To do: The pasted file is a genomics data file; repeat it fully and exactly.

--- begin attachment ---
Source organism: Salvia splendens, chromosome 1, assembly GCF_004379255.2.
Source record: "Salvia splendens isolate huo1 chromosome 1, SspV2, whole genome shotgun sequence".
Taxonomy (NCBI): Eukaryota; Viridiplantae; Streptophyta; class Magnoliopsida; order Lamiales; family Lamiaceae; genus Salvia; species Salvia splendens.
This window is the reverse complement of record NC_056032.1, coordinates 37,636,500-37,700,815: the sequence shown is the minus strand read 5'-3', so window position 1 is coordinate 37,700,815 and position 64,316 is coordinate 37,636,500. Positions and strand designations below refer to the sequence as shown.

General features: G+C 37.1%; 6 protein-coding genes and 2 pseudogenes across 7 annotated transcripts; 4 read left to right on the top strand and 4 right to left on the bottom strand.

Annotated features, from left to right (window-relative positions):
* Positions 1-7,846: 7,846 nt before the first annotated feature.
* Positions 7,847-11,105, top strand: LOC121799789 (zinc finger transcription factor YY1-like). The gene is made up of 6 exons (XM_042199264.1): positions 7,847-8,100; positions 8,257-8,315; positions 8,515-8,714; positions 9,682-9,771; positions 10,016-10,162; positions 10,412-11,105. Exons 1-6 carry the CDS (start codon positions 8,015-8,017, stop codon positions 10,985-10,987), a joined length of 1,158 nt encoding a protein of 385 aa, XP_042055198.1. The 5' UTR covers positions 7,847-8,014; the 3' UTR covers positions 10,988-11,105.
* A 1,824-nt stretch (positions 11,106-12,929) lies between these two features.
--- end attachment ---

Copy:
Source organism: Salvia splendens, chromosome 1, assembly GCF_004379255.2.
Source record: "Salvia splendens isolate huo1 chromosome 1, SspV2, whole genome shotgun sequence".
Taxonomy (NCBI): Eukaryota; Viridiplantae; Streptophyta; class Magnoliopsida; order Lamiales; family Lamiaceae; genus Salvia; species Salvia splendens.
This window is the reverse complement of record NC_056032.1, coordinates 37,636,500-37,700,815: the sequence shown is the minus strand read 5'-3', so window position 1 is coordinate 37,700,815 and position 64,316 is coordinate 37,636,500. Positions and strand designations below refer to the sequence as shown.

General features: G+C 37.1%; 6 protein-coding genes and 2 pseudogenes across 7 annotated transcripts; 4 read left to right on the top strand and 4 right to left on the bottom strand.

Annotated features, from left to right (window-relative positions):
* Positions 1-7,846: 7,846 nt before the first annotated feature.
* Positions 7,847-11,105, top strand: LOC121799789 (zinc finger transcription factor YY1-like). The gene is made up of 6 exons (XM_042199264.1): positions 7,847-8,100; positions 8,257-8,315; positions 8,515-8,714; positions 9,682-9,771; positions 10,016-10,162; positions 10,412-11,105. Exons 1-6 carry the CDS (start codon positions 8,015-8,017, stop codon positions 10,985-10,987), a joined length of 1,158 nt encoding a protein of 385 aa, XP_042055198.1. The 5' UTR covers positions 7,847-8,014; the 3' UTR covers positions 10,988-11,105.
* A 1,824-nt stretch (positions 11,106-12,929) lies between these two features.